Why has "default" been the dirtiest word in Washington's debt ceiling debate?
"Default is not an option."
It would be a first-of its kind financial event for the U.S., but Joe Magyer, Motley Fool Senior Analyst, offers this analogy --
"It would be like if you had a car, and you took all of the oil out of the engine. That would basically be the equivalent of what would happen to the financial system"
Economists project a default would hit the wallets, the bank accounts, the checkbooks of nearly every American.
Market turmoil could sink the value of 401k's and retirement investments, and the U.S. dollar too, potentially adding a premium to anything on store shelves that's imported.
There would be higher prices across the board, and it would be more difficult to get loans for individuals, for small businesses.
Mortgages would be virtually out of reach, slowing down an already-sluggish housing market.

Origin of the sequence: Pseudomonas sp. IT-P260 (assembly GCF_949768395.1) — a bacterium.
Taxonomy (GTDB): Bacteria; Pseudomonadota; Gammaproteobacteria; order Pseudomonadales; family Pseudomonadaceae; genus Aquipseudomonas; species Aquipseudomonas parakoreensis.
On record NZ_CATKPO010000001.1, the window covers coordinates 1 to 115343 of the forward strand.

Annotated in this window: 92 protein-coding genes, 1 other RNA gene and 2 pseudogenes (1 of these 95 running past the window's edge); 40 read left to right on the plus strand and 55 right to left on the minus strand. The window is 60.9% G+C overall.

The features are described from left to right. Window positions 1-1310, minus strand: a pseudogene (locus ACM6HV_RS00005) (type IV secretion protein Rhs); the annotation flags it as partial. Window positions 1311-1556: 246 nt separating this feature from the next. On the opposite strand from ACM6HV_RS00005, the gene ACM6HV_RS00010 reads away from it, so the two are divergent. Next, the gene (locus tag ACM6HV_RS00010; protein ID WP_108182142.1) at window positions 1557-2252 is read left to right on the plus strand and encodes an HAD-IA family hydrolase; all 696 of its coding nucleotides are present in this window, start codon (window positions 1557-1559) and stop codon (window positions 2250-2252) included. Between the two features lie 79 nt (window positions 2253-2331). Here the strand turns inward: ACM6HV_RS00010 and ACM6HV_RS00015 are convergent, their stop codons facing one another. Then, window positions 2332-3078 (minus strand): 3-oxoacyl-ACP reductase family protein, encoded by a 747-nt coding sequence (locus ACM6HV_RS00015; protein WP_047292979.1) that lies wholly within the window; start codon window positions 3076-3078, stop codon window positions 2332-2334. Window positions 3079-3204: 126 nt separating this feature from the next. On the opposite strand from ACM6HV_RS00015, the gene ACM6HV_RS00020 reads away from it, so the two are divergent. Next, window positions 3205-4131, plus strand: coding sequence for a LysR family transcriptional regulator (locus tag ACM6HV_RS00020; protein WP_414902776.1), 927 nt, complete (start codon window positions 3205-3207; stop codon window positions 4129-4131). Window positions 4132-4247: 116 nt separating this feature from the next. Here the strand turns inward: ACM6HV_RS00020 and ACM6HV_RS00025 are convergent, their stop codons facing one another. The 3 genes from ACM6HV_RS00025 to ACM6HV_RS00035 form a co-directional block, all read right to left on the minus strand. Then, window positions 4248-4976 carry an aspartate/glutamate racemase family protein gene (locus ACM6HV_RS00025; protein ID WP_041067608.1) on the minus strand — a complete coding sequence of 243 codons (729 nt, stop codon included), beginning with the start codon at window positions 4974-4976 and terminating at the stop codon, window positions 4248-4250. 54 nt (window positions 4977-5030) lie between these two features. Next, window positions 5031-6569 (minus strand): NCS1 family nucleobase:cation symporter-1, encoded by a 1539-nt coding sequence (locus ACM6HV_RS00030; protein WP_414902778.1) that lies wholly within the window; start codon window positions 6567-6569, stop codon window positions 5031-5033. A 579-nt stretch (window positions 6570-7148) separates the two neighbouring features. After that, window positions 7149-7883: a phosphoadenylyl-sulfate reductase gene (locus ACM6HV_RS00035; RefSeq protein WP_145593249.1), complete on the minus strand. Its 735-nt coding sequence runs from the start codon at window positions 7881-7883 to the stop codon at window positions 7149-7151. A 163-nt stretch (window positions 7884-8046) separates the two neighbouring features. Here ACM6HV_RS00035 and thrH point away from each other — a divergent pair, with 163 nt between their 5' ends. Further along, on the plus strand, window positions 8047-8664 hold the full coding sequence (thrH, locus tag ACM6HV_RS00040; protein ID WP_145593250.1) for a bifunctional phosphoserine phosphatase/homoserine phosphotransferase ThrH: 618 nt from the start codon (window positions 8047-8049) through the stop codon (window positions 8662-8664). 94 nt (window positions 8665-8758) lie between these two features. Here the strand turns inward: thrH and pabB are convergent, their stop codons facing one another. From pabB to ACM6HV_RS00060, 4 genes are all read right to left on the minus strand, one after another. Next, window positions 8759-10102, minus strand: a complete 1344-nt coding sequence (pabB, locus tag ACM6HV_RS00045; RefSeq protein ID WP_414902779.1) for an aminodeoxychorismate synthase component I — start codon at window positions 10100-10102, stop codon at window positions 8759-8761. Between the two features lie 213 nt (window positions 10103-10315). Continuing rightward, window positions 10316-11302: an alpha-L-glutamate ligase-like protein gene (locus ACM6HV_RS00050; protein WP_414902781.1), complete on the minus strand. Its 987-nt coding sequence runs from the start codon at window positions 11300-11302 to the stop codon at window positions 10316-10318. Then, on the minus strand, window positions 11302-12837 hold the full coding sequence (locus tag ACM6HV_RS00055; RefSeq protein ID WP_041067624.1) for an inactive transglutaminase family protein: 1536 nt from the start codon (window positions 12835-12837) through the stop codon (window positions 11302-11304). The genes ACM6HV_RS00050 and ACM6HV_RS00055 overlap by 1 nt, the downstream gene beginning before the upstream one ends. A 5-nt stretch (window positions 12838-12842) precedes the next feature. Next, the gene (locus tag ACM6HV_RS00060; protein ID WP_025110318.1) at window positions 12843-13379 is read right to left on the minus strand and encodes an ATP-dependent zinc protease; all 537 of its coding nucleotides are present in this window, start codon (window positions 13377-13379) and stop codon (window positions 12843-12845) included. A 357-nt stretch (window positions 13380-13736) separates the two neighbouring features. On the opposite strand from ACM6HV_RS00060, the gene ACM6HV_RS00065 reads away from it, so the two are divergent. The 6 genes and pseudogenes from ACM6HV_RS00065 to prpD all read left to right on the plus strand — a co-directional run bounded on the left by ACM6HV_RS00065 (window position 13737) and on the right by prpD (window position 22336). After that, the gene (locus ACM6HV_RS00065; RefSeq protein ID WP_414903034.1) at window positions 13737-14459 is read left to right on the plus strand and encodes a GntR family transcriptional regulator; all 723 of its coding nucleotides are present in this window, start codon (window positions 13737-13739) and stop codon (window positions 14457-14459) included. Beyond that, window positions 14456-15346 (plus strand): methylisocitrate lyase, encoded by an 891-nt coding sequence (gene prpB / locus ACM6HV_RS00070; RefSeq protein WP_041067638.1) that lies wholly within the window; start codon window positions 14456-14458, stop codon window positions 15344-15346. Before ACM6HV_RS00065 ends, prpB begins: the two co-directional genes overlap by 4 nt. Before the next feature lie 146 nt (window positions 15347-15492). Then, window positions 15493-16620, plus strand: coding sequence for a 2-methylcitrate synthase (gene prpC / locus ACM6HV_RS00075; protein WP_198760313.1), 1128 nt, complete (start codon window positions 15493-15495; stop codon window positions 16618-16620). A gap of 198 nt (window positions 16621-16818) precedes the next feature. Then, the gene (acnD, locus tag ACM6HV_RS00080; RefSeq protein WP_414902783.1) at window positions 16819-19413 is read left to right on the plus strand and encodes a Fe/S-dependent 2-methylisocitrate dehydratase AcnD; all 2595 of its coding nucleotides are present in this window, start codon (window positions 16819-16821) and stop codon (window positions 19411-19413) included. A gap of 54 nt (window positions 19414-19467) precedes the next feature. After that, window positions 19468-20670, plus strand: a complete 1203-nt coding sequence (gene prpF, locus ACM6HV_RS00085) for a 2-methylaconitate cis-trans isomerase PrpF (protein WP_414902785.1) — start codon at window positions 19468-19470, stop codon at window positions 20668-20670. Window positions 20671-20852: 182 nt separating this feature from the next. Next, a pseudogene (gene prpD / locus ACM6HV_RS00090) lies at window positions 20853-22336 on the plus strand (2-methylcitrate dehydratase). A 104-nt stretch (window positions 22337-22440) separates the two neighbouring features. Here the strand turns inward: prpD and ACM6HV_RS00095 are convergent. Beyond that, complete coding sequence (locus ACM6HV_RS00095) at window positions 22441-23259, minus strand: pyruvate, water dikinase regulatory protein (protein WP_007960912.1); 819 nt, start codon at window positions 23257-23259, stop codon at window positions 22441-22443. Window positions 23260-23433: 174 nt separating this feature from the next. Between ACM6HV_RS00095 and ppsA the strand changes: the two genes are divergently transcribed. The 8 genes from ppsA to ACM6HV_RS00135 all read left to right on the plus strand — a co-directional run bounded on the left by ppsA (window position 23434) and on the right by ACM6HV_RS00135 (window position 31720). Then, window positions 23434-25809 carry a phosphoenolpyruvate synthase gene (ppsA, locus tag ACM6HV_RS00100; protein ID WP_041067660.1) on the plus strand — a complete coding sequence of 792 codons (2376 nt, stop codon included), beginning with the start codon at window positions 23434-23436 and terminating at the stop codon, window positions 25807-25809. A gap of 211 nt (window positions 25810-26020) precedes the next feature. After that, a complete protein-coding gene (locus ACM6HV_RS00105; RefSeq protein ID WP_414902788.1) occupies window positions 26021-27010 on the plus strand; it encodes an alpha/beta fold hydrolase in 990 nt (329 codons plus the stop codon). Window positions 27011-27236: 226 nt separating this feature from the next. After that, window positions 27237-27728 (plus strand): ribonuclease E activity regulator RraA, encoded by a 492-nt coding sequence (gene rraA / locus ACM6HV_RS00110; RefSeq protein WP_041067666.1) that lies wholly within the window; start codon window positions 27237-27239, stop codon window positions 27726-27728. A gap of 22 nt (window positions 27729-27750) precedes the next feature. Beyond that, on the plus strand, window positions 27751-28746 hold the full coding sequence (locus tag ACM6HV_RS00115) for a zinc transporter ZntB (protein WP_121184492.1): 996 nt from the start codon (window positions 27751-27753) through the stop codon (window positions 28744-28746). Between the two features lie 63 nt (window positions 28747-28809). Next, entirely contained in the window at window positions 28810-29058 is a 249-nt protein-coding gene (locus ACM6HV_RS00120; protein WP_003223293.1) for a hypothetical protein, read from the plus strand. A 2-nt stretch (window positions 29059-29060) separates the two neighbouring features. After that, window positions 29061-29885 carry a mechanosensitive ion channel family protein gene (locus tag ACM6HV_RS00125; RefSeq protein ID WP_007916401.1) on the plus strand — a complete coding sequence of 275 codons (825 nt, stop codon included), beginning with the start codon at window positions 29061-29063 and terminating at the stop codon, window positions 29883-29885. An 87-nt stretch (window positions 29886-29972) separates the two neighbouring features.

There wouldn't be any liquidity. What that means for consumers is that interest rates would skyrocket, you wouldn't be able to borrow money.
Higher interest rates would make loans for everything from cars to college education more expensive.
That's going to add up over time and it's going to affect people's mortgage rates, it's going to effect their credit card rates, it's going to affect everything that they pay that's any kind of loan.
And the government would face tough decisions about who to pay with its cash flow, including checks for social security, and military pay.
All part of the worst-case scenario many hope to avoid.